Features

July Marks Herbal and Prescription Awareness Month


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By Kristin Rothwell, NurseZone Feature Writer

Herbal and other dietary supplements are fast-becoming trendy among many health-conscious consumers, according to JoCoHealth.net, a health and information Web site sponsored by St. Luke’s Health System.

However, the Journal of American Medical Association estimates that 40 percent of consumers do not inform their doctor or nurse practitioner that they are using such products. According to a study that was published in the January 2003 issue of the Journal, one in six patients who take prescription drugs is concurrently taking one or more supplements.

Unfortunately, many consumers are unaware of the dangers of mixing dietary and herbal supplements with prescription drugs, and the possible side-effects of taking many of these supplements—even if taken on their own.

Carol Dalton, RN, CNP, at Helios Health Center in Boulder, Colorado, said that nurses need to have some basic knowledge of herbs and supplements to help educate their patients.

She recommends that nurses have access to good reference guides whether found online or in resource books. Because there are so many supplements on the market—many in varying mixtures—Dalton said practitioners need to have the proper resources at hand to help people when they have questions about the supplements they are taking.

A Prevention magazine survey of consumer use of dietary supplements in 2000, found that an estimated 22.8 million consumers used herbal remedies instead of prescription medicine, and an estimated 19.6 million used them with a prescription product.

With statistics like these, Dalton said that it’s becoming much more imperative that nurses and other health care practitioners ask patients not only about the medications they are taking or the allergies they may have, but also about the supplements they may be ingesting. She noted that communicating these questions needs to be done in a non-confrontational manner.

"Patients are often leery about saying, ‘I take this, this and this’ because they are afraid they’re going to be criticized," Dalton said. "I think the practitioner needs to be non-judgmental so the patient feels comfortable….it’s important not to put a patient down and if a practitioner isn’t knowledgeable enough on the subject, then she should refer the patient to someone who is."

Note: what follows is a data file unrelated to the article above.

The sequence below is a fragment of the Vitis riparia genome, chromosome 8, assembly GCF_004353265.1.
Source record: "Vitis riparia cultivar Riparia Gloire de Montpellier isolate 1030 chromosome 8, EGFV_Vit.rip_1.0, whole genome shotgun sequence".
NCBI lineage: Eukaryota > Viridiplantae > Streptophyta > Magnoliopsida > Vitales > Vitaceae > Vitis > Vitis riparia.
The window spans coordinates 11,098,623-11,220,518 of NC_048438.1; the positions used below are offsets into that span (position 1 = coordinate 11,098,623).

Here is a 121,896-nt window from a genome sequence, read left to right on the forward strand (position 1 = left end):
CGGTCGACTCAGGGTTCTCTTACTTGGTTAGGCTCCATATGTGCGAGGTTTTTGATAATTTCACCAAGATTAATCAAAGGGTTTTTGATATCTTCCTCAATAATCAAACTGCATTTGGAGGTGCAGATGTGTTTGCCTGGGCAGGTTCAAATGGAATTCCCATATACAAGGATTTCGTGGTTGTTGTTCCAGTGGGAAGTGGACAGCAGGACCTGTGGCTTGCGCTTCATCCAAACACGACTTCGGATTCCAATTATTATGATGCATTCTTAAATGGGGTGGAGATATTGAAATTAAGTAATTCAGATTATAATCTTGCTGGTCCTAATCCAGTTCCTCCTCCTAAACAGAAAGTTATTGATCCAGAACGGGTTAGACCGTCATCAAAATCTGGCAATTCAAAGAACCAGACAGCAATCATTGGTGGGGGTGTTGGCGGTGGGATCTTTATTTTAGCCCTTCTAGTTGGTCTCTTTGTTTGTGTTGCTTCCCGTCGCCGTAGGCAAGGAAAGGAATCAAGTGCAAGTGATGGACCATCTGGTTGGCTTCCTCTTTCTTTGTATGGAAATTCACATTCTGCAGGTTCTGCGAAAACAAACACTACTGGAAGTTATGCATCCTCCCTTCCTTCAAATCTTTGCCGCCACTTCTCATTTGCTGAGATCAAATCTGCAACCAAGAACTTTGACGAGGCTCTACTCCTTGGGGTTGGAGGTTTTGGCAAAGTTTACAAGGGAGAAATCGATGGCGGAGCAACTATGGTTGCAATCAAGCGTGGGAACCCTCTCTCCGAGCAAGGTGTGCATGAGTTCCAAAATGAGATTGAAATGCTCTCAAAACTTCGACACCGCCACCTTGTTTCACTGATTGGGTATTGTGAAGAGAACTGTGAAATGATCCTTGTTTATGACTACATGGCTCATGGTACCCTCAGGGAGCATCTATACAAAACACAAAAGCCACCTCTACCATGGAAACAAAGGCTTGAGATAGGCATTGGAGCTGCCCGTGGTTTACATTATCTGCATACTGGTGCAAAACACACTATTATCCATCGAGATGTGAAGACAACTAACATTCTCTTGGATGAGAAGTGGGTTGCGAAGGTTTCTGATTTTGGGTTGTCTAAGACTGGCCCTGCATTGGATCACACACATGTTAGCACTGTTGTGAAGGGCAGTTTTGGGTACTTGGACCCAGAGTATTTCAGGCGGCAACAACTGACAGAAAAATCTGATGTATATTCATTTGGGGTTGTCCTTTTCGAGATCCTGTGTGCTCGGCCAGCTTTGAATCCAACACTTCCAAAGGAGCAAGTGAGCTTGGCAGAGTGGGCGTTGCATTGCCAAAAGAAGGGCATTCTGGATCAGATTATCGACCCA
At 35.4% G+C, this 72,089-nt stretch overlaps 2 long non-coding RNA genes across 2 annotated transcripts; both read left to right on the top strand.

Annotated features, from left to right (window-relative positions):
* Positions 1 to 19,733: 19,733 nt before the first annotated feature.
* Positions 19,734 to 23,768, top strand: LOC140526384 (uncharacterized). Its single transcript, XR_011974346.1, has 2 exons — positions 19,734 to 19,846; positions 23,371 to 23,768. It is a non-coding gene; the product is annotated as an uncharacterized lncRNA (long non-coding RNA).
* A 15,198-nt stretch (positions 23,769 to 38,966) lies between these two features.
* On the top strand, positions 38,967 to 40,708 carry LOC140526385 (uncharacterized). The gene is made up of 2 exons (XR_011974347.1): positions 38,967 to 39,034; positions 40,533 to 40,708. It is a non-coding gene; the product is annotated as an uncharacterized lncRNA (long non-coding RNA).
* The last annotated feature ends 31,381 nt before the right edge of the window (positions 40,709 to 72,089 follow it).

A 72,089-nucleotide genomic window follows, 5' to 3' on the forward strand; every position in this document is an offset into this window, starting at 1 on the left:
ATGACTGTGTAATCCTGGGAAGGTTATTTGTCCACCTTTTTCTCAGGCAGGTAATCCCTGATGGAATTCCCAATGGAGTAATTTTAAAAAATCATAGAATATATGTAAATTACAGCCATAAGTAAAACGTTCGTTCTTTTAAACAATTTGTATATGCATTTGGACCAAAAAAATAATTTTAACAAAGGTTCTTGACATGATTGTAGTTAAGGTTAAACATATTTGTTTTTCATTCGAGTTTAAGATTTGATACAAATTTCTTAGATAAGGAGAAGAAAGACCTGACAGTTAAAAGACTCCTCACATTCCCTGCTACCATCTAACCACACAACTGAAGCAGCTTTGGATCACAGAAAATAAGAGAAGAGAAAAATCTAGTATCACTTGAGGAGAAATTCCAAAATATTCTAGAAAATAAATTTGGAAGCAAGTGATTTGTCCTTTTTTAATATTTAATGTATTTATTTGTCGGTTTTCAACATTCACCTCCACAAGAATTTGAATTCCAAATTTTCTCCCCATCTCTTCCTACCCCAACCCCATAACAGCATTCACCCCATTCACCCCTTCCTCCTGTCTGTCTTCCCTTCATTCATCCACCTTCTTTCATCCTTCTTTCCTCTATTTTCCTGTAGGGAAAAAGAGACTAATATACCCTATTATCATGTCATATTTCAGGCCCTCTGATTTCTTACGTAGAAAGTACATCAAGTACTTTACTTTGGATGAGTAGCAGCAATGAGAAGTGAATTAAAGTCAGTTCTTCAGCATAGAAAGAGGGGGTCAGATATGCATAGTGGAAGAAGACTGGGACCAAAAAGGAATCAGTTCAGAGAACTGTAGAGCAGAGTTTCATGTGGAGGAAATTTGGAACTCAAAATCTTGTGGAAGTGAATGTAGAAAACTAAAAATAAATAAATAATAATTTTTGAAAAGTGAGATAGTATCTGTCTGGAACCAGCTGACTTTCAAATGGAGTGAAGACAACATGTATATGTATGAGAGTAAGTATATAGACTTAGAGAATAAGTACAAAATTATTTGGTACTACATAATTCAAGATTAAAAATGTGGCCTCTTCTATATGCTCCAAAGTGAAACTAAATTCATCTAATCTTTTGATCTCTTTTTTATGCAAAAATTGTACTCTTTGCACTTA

While herbal supplements are classified by the Food and Drug Administration (FDA) as part of a general group of "dietary supplements," the FDA does not review or regulate herbal supplements before they are marketed to the public. In addition, manufacturers producing herbal remedies classified as dietary supplements are not required to perform studies on effectiveness, dosage or safety.

In March 2003, the Food and Drug Administration took action to help consumers assess accurately labeled and unadulterated dietary supplements by proposing a new regulation. The proposed rule would, for the first time, establish standards to ensure that dietary supplements and dietary ingredients are not adulterated with contaminants or impurities, and are labeled accurately to reflect the active ingredients and other ingredients in the product.

"This proposed regulation is another major step in our efforts to help Americans take more control over their own health," said Mark B. McClellan, M.D., Ph.D., commissioner of Food and Drugs, in a statement. "Too often, consumers purchase dietary supplements based on inaccurate or incomplete information on what they are getting."

While it seems that herbal remedies are available to treat every medical ailment from headaches to depression, consumers are urged to be informed by treating supplements with the same seriousness as prescription medications. Dalton said this is particularly important because patients should know if they are taking the right supplements, whether the supplements they are taking can be combined and if they are taking too much or too little of something.

As an example, Dalton shared that consumers might not be aware that St. John’s Wort can enhance the effects of anesthesia during surgery, so it’s important that they stop taking the herbal supplement a few weeks prior to surgery.

While there are certain supplemental products patients need to stop taking or others they should take more of around surgery time, she said, patients probably wouldn’t ordinarily think about any of these things causing concern.

"People need to be aware that supplements do have medicinal effects in the body," she said.

"Consumers shouldn’t be shy about telling their practitioner what they’re using and taking."